“Huddy’s Encyclopedia of Automobile Law (9th Ed.), Yol. 7-8, page 324, ¡states the rule: ‘The person upon whom it is sought to fasten liability milder the ‘family car’ doctrine must own, provide, or maintain -an automobile for the general use, pleasure, and convenience of the family. Liability under this doctrine is not confined to 'Owner or driver. It depends upon control -and use’.” (Emphasis .added.)
“It iis said to be one of the ¡indispensable requisites of the family purpose doictrine that the person on whom, it .iis sought to fasten liability under that principle owns, maintains, or provides an automobile for the general use, pleasure, and convenience of the family.” (Emphasis added.) 5A Am. Jur., Automobiles and Highway Traffic, s. 601, p. 604. “An indispensable requisite of the family purpose doctrine is that the person on whom it is sought to> impose liability own, maintain, or furnish the 'automobile, and 'have or exercise some degree of control over its use. Thus, where the head of the family does not own, maintain, or control the family automobile, he is not liable under the family purpose ¡doctrine for negligence in its use by a member of Ids •family; liability may not be imposed on the head of a family by rea*607son of bis knowledge -and consent to iits use for 'a family purpose where he does not have ownership, possession, or control of ithe vehicle, but Where the head of the family controls .and maintains the vehicle he may ibe liable under the family purpose doctrine even though he does nort own it.” 60 C. J. S., Motor Vehicles, s. 433c, p. 1070. See also the discussions in Goode v. Barton, 238 N.C. 492, 78 S.E. 2d 398; Foran v. Kallio, 355 P. 2d 544 (Wash. 1960); Richardson v. True, 259 S.W. 2d 70 (Ky. 1953); McNamara v. Prather, 127 S.W. 2d 160 (Ky. 1939); Euster v. Vogel, 13 S.W. 2d 1028 (Ky. 1929). It would seam that in Lynn v. Clark, 252 N.C. 289, 113 S.E. 2d 427, in using the expression “owned, provided and maintained” we inadvertently used the word “and” instead of “or.” So far as the facts of that ease .are concerned the inadvertence is of no importance — the defendant mother admitted '.ownership of the car.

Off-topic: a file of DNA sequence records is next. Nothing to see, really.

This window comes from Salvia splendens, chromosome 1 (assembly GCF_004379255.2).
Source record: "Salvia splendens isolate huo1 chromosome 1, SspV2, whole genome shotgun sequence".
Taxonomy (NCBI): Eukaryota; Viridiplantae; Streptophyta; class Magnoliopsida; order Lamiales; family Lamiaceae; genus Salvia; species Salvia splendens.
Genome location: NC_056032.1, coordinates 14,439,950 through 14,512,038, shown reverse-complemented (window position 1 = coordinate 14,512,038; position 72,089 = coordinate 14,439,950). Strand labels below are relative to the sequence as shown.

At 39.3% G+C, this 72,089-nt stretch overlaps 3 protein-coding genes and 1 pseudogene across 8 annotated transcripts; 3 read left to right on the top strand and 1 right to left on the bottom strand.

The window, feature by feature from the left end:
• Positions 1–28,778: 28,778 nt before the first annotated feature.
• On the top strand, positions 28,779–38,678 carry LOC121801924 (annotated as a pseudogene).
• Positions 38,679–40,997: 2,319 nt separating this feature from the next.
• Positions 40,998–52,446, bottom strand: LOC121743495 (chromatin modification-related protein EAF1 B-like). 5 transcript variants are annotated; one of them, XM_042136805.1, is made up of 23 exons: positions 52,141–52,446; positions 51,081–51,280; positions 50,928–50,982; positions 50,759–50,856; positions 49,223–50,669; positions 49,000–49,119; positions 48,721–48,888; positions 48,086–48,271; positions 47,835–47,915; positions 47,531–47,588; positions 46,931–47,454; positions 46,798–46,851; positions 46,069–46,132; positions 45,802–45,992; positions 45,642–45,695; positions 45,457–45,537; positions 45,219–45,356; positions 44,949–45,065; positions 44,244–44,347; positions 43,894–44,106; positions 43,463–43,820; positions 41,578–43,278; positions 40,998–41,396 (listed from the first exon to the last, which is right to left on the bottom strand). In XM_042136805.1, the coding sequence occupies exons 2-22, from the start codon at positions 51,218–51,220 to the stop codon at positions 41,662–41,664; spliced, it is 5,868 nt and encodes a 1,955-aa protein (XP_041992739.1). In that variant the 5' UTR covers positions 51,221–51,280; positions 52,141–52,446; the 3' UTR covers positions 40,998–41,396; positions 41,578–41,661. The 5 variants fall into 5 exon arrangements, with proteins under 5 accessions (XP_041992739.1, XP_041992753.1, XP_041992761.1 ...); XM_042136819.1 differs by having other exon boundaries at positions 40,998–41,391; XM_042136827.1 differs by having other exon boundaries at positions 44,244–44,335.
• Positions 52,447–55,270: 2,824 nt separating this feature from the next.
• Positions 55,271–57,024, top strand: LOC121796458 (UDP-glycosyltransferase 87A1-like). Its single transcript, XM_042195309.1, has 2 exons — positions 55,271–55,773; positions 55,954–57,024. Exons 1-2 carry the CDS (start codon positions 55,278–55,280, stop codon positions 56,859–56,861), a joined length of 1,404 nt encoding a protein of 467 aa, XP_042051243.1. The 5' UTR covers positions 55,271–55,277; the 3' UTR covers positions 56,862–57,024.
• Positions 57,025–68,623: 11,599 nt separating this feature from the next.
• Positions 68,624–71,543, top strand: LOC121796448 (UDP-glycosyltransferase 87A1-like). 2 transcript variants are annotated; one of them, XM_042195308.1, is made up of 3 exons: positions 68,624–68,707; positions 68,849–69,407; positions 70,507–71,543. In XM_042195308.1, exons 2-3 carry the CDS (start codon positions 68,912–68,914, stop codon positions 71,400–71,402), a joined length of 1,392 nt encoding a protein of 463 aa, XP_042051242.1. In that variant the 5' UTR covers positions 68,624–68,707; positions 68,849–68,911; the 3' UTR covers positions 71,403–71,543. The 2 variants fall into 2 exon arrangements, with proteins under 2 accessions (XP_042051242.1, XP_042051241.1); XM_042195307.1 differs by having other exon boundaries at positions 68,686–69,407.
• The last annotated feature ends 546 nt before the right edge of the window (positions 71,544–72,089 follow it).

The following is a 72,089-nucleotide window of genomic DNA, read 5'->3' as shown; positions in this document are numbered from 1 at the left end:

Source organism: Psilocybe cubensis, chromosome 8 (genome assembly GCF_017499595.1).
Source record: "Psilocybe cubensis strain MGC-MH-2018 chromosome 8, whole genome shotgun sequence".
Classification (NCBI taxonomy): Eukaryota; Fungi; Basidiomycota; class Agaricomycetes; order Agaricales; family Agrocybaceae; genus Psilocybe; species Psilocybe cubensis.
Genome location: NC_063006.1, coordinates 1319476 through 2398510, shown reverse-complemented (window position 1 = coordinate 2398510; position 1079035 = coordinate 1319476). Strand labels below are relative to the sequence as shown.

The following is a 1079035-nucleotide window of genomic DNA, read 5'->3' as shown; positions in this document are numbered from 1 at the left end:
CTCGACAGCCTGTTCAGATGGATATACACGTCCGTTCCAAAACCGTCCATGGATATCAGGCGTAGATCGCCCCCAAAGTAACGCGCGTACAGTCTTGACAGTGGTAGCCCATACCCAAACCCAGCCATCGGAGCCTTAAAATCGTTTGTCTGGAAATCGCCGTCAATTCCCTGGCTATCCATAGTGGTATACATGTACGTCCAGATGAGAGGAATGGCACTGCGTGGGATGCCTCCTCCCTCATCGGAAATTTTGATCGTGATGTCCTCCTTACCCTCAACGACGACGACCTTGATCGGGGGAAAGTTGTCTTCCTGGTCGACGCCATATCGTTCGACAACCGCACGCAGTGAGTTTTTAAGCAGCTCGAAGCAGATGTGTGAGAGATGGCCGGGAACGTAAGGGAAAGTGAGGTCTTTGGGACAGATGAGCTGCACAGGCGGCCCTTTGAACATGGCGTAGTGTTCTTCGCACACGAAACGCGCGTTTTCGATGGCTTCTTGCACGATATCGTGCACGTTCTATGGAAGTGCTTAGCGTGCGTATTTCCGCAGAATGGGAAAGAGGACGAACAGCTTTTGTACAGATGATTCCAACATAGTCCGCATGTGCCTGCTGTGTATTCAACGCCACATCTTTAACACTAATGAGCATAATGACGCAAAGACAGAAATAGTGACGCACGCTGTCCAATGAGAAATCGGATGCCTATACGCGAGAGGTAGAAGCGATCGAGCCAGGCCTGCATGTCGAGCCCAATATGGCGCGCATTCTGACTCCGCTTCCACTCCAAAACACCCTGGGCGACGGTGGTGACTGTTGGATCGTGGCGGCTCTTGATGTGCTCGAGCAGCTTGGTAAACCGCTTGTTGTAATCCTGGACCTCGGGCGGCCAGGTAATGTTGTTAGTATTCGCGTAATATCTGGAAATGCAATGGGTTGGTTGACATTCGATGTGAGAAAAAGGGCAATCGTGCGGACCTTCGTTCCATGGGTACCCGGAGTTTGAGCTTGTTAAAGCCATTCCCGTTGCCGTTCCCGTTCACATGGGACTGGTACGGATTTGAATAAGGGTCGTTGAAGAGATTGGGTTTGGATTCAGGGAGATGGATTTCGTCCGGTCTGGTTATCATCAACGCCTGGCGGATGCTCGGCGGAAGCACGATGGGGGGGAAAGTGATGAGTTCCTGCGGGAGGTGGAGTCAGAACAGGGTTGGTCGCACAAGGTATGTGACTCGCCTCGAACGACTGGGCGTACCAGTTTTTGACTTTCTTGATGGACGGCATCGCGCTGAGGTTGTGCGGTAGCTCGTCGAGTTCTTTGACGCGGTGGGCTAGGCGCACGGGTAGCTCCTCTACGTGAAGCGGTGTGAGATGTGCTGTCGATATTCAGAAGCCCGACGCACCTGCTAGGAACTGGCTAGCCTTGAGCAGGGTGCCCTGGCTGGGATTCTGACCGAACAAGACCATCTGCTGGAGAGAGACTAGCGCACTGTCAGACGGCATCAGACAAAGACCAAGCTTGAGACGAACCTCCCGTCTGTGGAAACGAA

“It seems that the true test for determining which member of the family is to be held liable under the doctrine is one of control. The basic question to be determined then is who controls the car. . . .
“The factors of -ownership and -maintenance have been used as a further guide in determining which member of the family controls'the-car. . . . (I) n Goode v. Barton it was expressly held immaterial whose funds were used to purchase the car, since liability under the doctrine ‘is not confined to owner or driver . . . [but] depends upon control and use.’ The ‘use’ referred to here can only mean that use for which the car was bought, i.e., use by the family -as -a general -purpose car. Since ownership, both legal and equitable, has been held not to- be determinative of -control, it would seem that maintenance is the more important guide in determining control and, hence, in predicting family member on whom liability will fall. In taking this view of the doctrine, North Canol-ina is in line with the weight of authority.” (Emphasis -added).
“To impose liability -under the (family purpose) doctrine it is essential to establish that the parity on Whom liability would be imposed -actually o-r impliedly authorized the use of the vehicle. It must be subject to his control. The test -is not -who- owns the vehicle but control or the right to control. Since ownership presumptively indicates the right to control, it is frequently stated as one of -the elements necessary for the application of the doctrine. But one may in fact exercise *608control and direct the use of property without in fact being the owner.” Griffin v. Pancoast, 257 N.C. 52, 125 S.E. 2d 310.
It is the l'aiw then in North Carolina that one, not the owner, who maintains or -provides lan automobile fo-r the uise, pleasure and oomven-ienee oif biis family, controls or has ¡the right ¡to control it in such use, and actually or impliedly authorizes members of his family to so use .it, is liable under the family purpose doctrine for tine negligent operation of the oar by a family member, causing injury. It has been held that the family pump ose may extend to1 .and be exercised by only one member of the .family. Goode v. Barton, supra.